Gather up the red, yellow, and blue toys. This Primary color toy sort is a hit!
Welcome to the simplest set up that packs a powerful learning punch. Not only does primary color toy sort introduce classification to your toddler, but it also introduces the language that red, yellow, and blue are primary colors.
What makes this learning through play prompt even more spectacular is it uses your toddler’s most prized positions; toys.
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Color sorting is my go-to toddler activity.
You can see that learning through play with colors almost always call our name. So much so that I put together these 35+ brilliant color activities to have everything in one place.
Teaching sorting, classifying, and fine motor strength through colors is my bread and butter. Simple ideas like this here make an especially great Breakfast Invitation – a simple learning game to help begin the play.
Older children can take this idea and graph it! See the primary color toy graph here.
Kids can begin sorting at any age they show readiness!
I like to begin with only a few colors like we are doing here with this primary color toy sort.
Once I can see mastery and excitement, I introduce Drive and Park Color Sort and Bear Caves Color Sort activities. These activities allow my toddler to explore different variations of color and expose him to an important math skill; sorting.
After that, I move into two-step sorting activities like this treasure map. – Add this one to your list asap!
Did you know that sorting is important for toddlers?
It’s true! Sorting is one of the most important fundamental math skills that we can introduce at a young age. Introducing sorting to your toddler sets the foundation for later math concepts.
Sorting is important for children to:
- Recognizing how objects are alike and different
- Paying attention to details
- Understanding systems and patterns
- Learning by making decisions to improve classification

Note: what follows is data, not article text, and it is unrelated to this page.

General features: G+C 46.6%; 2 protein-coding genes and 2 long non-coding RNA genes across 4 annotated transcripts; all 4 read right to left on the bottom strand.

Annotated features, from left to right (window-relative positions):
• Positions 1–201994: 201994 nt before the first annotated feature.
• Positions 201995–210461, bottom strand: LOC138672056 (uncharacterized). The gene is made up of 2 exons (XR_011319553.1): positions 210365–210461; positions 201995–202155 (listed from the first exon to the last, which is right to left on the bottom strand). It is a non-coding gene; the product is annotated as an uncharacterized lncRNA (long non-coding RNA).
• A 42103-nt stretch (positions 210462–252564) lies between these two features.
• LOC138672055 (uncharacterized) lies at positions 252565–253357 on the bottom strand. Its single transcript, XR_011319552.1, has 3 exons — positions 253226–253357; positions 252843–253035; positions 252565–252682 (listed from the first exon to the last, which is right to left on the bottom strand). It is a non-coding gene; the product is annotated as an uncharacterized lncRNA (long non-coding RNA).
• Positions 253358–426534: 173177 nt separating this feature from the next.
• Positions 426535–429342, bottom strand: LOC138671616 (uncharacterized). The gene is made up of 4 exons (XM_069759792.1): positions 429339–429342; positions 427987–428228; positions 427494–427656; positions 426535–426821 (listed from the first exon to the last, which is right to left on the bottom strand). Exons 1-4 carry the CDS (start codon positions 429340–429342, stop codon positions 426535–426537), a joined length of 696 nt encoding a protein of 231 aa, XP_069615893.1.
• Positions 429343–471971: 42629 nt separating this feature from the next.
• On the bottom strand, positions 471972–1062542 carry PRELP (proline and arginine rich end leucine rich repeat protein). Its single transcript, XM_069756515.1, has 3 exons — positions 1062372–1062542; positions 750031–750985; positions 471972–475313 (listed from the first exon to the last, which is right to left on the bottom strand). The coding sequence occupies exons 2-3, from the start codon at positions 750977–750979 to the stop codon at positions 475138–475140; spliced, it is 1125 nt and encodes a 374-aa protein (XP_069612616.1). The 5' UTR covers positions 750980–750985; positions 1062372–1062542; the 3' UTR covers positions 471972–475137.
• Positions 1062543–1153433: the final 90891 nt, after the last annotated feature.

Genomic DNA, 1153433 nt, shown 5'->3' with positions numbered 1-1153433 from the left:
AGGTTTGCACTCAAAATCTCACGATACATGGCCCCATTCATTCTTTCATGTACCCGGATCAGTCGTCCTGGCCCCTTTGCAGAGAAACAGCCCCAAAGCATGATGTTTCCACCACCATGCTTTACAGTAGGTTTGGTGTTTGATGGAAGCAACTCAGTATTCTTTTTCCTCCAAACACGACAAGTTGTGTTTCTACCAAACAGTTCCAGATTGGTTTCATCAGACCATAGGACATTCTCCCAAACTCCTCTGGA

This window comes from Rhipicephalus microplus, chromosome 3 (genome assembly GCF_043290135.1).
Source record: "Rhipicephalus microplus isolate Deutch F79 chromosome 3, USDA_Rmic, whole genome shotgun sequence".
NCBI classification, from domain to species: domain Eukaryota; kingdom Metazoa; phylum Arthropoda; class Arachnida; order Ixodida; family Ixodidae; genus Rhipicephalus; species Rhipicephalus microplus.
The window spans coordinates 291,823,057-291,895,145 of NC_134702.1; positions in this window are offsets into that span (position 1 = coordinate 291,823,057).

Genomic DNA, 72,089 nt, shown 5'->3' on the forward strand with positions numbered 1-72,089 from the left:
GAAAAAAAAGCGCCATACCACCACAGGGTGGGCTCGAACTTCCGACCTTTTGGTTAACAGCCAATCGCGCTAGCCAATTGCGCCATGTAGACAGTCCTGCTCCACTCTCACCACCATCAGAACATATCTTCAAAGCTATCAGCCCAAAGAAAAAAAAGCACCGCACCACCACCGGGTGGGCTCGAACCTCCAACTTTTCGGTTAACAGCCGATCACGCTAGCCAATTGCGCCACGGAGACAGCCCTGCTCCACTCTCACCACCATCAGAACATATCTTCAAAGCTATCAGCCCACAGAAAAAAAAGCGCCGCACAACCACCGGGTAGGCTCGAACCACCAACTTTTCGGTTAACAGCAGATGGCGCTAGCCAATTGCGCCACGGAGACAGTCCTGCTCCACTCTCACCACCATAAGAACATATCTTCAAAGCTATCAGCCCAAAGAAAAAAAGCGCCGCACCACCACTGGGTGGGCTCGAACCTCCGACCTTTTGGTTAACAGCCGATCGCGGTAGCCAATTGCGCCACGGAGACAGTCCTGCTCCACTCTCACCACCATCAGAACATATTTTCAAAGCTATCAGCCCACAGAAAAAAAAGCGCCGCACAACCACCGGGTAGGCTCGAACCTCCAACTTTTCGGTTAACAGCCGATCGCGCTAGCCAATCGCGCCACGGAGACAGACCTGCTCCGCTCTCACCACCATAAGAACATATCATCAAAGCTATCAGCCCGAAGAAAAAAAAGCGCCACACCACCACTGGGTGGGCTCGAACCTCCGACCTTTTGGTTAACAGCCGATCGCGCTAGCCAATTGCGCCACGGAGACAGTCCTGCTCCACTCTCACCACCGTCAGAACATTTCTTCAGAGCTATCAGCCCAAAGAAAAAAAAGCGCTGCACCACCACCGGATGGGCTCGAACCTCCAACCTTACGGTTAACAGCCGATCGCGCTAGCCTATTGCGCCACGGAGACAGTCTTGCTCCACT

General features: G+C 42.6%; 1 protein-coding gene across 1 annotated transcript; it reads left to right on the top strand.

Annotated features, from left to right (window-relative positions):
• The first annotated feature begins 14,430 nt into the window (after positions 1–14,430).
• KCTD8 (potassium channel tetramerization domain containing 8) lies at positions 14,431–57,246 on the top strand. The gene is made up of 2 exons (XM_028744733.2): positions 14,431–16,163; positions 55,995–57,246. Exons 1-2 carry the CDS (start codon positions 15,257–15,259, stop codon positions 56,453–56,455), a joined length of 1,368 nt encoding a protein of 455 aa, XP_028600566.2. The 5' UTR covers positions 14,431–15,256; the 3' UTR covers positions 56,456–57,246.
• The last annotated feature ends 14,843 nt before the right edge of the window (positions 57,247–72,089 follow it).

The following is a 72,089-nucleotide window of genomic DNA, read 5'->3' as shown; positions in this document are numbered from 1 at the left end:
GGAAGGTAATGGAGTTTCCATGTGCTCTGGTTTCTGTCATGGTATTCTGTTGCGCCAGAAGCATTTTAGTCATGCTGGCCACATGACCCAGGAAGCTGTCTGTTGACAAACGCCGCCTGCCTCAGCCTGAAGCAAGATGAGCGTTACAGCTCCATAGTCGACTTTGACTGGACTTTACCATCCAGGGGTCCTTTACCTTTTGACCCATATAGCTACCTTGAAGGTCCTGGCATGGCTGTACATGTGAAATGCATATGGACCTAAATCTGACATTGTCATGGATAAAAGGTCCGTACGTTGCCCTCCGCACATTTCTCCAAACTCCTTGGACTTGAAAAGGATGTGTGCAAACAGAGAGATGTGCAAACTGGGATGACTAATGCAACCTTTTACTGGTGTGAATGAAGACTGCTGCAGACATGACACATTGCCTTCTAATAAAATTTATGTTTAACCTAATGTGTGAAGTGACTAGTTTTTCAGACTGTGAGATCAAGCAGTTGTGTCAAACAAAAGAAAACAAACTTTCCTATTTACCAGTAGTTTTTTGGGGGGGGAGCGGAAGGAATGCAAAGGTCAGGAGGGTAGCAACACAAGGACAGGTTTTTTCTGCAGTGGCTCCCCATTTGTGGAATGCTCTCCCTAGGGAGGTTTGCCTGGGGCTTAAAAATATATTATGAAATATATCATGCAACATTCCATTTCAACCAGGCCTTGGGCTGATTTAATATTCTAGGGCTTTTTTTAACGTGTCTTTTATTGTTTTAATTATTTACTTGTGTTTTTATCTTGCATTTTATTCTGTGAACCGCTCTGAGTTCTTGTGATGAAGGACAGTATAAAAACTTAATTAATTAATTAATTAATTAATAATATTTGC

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Set up and supplies
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- White paper roll – We use this one listed here.
- Washable Markers – I like to keep a set for myself so they don’t dry out (wink, wink).
- Toys and items found around your home
To setup, I went around and collected toys that were primary colors.
Next, I taped the white paper onto my kitchen table and drew a red, yellow, and blue square. I colored each square just enough for my toddler to be invited into the sorting activity without confusion. It didn’t have to be perfect, but it has to look clean and organized to welcome him to the play.
I put the primary toys to the left of the paper and knew that my toddler would dive in the following morning. Spoiler alert – he did just that!
My toddler color sorted and looked back feeling satisfied with his accomplishments!
When he was finished, I suggested we count the number of objects in each square.
He looked up and shook his head. Nope. Not happening.
Being three means you learn through play your way. Instead of counting, he wanted to take his sorted objects and begin to engage in imaginary play.
I happily encouraged him to do just that.
We want to expose our toddlers to new ideas and discoveries, and then sit back and watch. Observing where my three-year-old takes the play gives me insight into what he is learning and thinking. I am here for that and I drank my tea as he plays. Win, win!